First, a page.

The Fiji Labour Party is disturbed by reports on TV last night of statements made by the Police Commissioner to certain senior Indian officers in the Police Force who, he alleged, might not support his religious crusade.
While the intentions behind the spiritual crusade may be well meaning, it should not be allowed to encroach on individual constitutional rights or create an unsatisfactory work environment.
FLP has also received reports that police officers in certain divisional offices are required to attend daily prayer sessions lasting up to two hours. They have complained that this was seriously affecting the productivity of the Force.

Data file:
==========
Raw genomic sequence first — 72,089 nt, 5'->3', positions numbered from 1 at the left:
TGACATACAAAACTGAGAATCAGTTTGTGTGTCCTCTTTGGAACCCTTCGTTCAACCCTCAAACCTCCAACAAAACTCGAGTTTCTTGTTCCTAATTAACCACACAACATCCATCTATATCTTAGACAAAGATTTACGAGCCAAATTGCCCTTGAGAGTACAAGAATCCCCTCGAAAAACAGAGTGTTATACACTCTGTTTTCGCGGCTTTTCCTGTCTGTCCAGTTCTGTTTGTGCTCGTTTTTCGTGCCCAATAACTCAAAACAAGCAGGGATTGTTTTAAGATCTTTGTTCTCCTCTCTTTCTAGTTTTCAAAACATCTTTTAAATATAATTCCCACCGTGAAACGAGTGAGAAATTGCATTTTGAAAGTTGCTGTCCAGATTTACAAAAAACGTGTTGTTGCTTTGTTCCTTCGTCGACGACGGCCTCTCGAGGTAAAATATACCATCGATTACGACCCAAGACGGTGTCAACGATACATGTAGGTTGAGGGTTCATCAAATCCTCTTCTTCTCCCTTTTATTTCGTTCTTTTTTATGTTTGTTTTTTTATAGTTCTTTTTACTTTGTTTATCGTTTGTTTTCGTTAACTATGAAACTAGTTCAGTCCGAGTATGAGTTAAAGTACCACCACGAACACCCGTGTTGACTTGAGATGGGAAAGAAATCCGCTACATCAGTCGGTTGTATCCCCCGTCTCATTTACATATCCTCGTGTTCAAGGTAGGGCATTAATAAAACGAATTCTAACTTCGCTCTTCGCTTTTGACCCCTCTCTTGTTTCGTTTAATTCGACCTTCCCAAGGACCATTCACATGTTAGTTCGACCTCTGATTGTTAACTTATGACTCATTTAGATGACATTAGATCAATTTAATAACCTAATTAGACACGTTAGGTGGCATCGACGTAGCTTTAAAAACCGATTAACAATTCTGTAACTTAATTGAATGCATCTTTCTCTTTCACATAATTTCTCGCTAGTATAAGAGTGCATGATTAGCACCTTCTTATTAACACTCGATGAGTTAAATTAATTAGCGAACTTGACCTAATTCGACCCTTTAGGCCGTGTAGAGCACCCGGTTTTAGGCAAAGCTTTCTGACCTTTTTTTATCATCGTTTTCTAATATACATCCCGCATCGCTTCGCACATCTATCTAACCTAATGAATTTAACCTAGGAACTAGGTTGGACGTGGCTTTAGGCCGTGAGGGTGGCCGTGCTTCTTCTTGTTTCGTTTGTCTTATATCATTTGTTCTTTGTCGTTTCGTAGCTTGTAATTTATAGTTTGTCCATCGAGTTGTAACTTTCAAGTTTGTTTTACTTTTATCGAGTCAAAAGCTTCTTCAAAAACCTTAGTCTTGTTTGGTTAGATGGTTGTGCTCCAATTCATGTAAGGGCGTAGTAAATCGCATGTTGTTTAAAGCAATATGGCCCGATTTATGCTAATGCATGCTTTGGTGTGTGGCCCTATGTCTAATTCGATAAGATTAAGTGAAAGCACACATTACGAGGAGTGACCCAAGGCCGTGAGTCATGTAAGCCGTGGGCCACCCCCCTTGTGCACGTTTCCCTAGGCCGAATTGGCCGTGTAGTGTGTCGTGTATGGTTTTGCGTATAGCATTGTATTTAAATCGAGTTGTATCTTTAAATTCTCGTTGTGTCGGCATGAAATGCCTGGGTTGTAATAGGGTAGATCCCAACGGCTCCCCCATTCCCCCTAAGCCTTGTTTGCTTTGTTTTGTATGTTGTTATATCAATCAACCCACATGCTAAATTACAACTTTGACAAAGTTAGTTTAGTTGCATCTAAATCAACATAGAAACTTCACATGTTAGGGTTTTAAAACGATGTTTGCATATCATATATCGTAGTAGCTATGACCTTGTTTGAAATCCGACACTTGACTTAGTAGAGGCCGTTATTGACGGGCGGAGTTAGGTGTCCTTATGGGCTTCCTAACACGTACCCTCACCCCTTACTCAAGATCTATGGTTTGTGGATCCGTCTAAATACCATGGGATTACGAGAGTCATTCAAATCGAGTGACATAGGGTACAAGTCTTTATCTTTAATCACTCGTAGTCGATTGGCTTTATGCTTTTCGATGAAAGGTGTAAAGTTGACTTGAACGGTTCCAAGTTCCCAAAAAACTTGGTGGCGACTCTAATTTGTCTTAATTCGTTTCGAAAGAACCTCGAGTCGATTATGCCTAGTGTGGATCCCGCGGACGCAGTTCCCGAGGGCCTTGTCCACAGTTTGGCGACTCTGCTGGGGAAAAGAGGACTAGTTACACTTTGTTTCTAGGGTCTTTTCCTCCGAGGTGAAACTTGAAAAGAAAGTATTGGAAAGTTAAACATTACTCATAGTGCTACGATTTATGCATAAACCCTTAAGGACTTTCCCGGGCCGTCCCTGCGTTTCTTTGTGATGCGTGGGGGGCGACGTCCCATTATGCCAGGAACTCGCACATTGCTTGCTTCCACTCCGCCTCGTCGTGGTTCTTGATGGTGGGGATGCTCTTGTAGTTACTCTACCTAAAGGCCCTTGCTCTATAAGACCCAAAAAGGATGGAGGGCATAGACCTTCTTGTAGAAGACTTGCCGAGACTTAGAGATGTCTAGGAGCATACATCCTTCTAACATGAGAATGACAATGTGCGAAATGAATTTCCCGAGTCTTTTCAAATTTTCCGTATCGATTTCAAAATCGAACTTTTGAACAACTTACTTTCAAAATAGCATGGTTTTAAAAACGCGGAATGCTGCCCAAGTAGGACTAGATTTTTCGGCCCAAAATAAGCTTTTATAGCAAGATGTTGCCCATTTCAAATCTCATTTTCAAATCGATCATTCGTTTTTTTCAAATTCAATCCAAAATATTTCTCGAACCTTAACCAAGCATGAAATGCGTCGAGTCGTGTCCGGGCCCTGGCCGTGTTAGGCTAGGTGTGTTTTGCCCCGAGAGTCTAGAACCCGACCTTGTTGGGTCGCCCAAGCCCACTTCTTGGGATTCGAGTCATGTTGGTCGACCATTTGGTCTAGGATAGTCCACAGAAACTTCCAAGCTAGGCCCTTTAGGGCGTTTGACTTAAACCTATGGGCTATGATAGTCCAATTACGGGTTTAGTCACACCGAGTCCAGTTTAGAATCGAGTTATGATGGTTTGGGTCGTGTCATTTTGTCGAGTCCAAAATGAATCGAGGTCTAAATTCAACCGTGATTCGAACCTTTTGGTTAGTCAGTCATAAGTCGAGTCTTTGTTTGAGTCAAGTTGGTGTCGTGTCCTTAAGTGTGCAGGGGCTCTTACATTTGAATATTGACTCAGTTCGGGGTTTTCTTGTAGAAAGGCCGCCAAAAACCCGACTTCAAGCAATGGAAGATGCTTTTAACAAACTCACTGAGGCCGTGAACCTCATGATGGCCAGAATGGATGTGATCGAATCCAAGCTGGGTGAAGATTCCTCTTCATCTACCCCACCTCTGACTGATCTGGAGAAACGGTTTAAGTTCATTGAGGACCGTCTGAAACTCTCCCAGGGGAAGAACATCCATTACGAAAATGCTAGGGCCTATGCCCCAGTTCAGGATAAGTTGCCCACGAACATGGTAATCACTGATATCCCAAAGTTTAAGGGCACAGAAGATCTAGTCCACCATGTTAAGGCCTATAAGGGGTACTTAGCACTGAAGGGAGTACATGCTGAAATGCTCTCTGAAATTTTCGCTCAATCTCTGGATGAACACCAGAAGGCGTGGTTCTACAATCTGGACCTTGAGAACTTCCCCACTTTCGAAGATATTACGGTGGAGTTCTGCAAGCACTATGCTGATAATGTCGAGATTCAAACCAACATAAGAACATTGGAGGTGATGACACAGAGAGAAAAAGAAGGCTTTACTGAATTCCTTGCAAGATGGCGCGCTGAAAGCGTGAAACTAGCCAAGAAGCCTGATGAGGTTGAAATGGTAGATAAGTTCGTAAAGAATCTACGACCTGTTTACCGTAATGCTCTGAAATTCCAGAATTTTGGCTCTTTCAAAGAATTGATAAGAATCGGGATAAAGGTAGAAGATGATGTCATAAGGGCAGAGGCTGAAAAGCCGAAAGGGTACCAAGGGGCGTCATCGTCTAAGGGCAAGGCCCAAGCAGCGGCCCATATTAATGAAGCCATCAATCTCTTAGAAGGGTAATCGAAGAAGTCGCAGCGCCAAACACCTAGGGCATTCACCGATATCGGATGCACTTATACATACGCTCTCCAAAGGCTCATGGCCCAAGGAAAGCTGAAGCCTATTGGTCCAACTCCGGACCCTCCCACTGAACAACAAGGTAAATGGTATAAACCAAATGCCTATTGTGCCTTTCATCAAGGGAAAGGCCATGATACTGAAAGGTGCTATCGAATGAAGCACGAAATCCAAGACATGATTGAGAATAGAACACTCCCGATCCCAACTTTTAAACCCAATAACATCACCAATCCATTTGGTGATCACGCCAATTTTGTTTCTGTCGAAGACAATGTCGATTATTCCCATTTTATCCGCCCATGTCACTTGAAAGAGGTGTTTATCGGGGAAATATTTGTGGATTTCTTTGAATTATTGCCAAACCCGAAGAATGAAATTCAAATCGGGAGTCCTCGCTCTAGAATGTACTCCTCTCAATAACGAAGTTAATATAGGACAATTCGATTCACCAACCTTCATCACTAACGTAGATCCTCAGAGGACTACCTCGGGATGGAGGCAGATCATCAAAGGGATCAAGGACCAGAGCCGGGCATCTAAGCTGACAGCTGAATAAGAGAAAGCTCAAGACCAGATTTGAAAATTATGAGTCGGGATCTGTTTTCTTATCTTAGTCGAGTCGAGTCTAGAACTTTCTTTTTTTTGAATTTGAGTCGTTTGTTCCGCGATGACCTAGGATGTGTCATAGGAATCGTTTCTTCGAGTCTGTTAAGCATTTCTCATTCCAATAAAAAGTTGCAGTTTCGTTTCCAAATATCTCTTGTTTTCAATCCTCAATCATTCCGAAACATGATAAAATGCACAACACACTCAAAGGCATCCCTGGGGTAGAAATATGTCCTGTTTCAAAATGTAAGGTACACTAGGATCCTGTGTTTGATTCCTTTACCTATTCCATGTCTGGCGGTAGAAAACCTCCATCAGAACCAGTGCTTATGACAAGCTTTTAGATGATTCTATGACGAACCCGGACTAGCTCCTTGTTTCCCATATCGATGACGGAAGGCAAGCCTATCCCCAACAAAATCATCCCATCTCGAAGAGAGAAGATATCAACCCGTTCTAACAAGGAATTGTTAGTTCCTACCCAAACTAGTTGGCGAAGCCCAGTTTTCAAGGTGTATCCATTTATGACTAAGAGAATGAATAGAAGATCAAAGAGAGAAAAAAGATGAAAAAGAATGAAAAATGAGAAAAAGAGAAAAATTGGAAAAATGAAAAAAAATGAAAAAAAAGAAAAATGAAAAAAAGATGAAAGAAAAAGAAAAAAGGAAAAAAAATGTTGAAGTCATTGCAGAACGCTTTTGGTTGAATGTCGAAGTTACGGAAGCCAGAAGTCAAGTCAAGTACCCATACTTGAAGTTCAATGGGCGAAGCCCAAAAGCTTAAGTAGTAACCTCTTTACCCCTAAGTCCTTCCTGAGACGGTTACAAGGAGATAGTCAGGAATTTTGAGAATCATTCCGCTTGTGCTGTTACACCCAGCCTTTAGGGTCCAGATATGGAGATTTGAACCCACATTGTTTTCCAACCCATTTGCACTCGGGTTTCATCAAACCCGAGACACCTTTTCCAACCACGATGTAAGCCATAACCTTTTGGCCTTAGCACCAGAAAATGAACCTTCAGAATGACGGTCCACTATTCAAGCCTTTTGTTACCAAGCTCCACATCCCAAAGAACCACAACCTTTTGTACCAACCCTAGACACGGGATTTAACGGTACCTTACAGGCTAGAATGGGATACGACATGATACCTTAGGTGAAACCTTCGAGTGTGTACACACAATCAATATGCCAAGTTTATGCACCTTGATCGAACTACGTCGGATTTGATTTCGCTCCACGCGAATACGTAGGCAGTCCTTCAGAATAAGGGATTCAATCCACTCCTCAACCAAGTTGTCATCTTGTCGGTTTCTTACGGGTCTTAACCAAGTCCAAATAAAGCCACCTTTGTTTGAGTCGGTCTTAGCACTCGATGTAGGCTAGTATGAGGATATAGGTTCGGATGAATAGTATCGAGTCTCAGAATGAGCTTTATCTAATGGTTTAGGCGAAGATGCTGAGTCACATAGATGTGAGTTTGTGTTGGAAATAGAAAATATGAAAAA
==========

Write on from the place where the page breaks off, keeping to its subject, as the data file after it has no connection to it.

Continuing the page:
“Aggrieved police officers should take up the matter officially with the Commissioner so that it can be resolved internally,” Labour Leader Mahendra Chaudhry said.
“This is a sensitive issue which raises questions of religious freedom and the separation of religion and the State. These matters are dealt with in Sections 5 and 35 of the Constitution, and the freedoms enshrined therein must be respected,” said Mr Chaudhry.
“Government must ensure that all police officers are guaranteed their constitutional rights.
Spirituality must be an individual issue. Dangers arise if it is imposed as a part of work activity, more particularly, in a multicultural and sensitive society such as ours.